There is a lot of speculation about how Narendra Modi is the Indian Ronald Regan, or in some other circles, the Indian Margaret Thatcher. While the comparisons are not unfounded, the three have distinct personalities and distinct approaches to free market economy. The largest similarity is that they have all been aggressive in the implementation of their free market policies, since they have had years of conservatism to combat and grow deeper roots for capitalism in soil that is not quite conducive to it. Therefore, not only did they have to come up with unconventional policies to tackle the economical terrain of their respective nations, they also had to do it in an environment that was hostile to it. In that sense, they are all pioneers to the cause of free markets in their respective nations and they all displayed a foresight that is commendable. This is why I was inspired to think whether in an anachronistic parallel universe, the three were to sit across a table, what would they say to each other?
As the man who served two terms in office and whose economic policies grew to be synonymous with his name, he could be safely conjectured to be an inspiration to the others in the room. It is only right that he should have the first say. This is what I imagine would have been his advice to other leaders of large and powerful nations:
“… man is not free unless government is limited. There’s a clear cause and effect here that is as neat and predictable as a law of physics: As government expands, liberty contracts.”
As Reagan and Modi are said to have shared a lot in common, including their modest beginnings, their tenacity for hard work and their irresolute faith in God, I imagine he would have had a soft spot for the man who has set a take on what he did, 33 years hence, in a different part of the world. He would have egged him on and cautioned him appropriately.
After their first meeting in 1975, Reagan and Thatcher had a close friendship and clearly borrowed from each other. They were even referred to as ‘political soulmates’. She would, therefore, have verified the truth of Reaganomics, which had been the basis for Reagan’s own economic stance. I imagine her advice to the budding leader of a developing nation who has set off on their footsteps, to be this:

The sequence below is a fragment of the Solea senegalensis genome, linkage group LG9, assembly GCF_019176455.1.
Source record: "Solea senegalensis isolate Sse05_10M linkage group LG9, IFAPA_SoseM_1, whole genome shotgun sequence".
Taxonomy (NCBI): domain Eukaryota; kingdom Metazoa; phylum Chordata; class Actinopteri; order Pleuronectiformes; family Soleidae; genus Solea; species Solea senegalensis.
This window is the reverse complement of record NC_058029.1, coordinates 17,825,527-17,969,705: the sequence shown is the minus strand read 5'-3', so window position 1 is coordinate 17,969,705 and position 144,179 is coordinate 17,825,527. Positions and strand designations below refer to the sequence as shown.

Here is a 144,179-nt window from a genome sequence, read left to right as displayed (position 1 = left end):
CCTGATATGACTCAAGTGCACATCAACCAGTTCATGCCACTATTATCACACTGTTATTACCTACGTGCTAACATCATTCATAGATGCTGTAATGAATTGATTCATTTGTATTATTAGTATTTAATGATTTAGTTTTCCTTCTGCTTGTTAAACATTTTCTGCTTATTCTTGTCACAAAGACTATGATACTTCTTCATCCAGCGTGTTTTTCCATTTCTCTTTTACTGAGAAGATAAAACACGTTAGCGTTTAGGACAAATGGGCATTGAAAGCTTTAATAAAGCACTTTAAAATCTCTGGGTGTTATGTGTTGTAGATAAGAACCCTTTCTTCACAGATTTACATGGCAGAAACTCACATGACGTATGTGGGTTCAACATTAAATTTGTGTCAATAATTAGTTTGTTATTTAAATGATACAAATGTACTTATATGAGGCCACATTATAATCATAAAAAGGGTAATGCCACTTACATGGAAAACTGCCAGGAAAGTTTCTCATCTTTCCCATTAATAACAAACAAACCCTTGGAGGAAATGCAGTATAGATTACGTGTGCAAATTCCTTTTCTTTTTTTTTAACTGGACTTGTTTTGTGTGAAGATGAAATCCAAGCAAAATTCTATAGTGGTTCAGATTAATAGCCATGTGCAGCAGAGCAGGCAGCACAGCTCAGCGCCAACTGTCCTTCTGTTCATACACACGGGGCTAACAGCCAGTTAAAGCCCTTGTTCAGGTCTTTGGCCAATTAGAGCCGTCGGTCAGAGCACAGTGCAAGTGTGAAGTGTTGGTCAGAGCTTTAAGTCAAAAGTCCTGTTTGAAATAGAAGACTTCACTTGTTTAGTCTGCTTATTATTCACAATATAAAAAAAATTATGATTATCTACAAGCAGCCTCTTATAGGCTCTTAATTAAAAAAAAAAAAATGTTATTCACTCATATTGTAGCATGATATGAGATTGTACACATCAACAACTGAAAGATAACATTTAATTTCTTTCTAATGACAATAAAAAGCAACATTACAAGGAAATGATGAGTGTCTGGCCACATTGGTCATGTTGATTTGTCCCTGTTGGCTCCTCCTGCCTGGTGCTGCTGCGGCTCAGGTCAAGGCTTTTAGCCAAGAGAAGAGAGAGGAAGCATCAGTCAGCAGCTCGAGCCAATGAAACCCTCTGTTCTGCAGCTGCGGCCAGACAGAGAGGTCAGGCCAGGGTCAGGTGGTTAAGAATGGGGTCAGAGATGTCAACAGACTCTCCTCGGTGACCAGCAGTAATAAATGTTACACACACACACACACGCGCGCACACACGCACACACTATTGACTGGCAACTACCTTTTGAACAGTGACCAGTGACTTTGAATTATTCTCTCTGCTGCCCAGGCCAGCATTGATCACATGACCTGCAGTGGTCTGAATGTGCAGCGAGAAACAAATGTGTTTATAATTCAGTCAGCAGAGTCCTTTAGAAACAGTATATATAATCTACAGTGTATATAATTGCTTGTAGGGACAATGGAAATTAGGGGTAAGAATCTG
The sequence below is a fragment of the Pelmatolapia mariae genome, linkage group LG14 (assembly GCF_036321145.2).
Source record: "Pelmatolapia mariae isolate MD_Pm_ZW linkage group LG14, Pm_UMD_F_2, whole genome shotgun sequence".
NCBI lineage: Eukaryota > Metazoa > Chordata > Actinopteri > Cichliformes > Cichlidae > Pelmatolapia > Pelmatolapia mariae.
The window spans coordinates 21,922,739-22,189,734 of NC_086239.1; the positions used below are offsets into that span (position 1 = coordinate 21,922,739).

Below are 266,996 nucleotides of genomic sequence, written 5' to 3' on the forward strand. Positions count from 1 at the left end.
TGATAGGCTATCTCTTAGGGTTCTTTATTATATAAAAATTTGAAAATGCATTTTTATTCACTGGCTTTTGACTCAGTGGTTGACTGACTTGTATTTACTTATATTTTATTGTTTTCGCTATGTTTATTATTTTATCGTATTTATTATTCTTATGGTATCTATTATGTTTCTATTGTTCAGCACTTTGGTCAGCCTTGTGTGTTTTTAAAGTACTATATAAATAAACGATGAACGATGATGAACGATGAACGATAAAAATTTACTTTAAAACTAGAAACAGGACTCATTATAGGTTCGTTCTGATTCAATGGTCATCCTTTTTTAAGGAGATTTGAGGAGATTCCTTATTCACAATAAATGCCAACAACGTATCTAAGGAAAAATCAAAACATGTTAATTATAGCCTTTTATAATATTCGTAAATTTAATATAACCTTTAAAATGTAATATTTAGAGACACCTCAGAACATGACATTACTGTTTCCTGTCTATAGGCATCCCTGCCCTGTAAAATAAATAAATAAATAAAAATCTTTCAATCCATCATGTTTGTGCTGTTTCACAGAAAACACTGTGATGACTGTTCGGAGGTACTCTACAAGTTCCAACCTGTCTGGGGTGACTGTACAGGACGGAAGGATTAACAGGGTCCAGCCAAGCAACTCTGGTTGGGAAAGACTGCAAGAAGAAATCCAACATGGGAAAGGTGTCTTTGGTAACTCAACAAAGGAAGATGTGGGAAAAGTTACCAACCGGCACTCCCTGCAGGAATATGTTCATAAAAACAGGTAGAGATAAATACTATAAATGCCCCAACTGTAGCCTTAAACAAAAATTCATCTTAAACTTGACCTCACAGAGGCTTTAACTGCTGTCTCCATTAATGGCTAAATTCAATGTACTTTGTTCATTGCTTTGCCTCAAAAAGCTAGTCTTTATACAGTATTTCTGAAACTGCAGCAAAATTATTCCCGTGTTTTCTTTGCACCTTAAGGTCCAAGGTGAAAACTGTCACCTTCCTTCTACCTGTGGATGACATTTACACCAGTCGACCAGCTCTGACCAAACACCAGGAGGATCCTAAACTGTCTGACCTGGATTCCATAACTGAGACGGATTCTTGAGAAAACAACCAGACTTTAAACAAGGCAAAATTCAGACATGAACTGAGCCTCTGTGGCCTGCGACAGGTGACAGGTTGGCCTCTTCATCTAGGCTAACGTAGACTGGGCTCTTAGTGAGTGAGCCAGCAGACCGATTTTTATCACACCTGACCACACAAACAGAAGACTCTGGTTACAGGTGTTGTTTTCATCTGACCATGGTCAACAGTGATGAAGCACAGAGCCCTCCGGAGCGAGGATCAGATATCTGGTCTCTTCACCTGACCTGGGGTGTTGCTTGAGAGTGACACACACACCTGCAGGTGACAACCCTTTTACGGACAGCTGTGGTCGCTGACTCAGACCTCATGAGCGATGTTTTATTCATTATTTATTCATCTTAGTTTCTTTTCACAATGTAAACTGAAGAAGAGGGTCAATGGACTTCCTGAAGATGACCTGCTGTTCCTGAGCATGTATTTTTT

“We believed that since jobs (in a free society) did not depend on government but upon satisfying customers, there was no point in setting targets for ‘full’ employment. Instead, government should create the right framework of sound money, low taxes, light regulation and flexible markets (including labour markets) to allow prosperity and employment to grow.”
The Iron Lady of England would have been happy to see the evolution of a member of the Common Wealth into an independent economic entity, on the path of consumer satisfaction and individual dignity.
The youngest follower in the line of the great proponents of the free market, NaMo would have appealed to the forerunners to invest in India:
“From the ramparts of Red Fort, I call on the world to come make in India. I want to tell global companies that we have skill, talent and discipline. From electronics to electrical, from chemical to pharmaceutical, come, make in India.”
Had they been contemporaries, I believe Mr. Narendra Modi would have won the support and patronage of the stalwarts, leading to an advantageous economic and political liaison for all.
In conclusion, it may be said that this party may have been hosted by none other than David Cohen, the US commentator who has been quick to recognize the similarities between Reagan and Modi, and has publicly voiced his enthusiasm about it.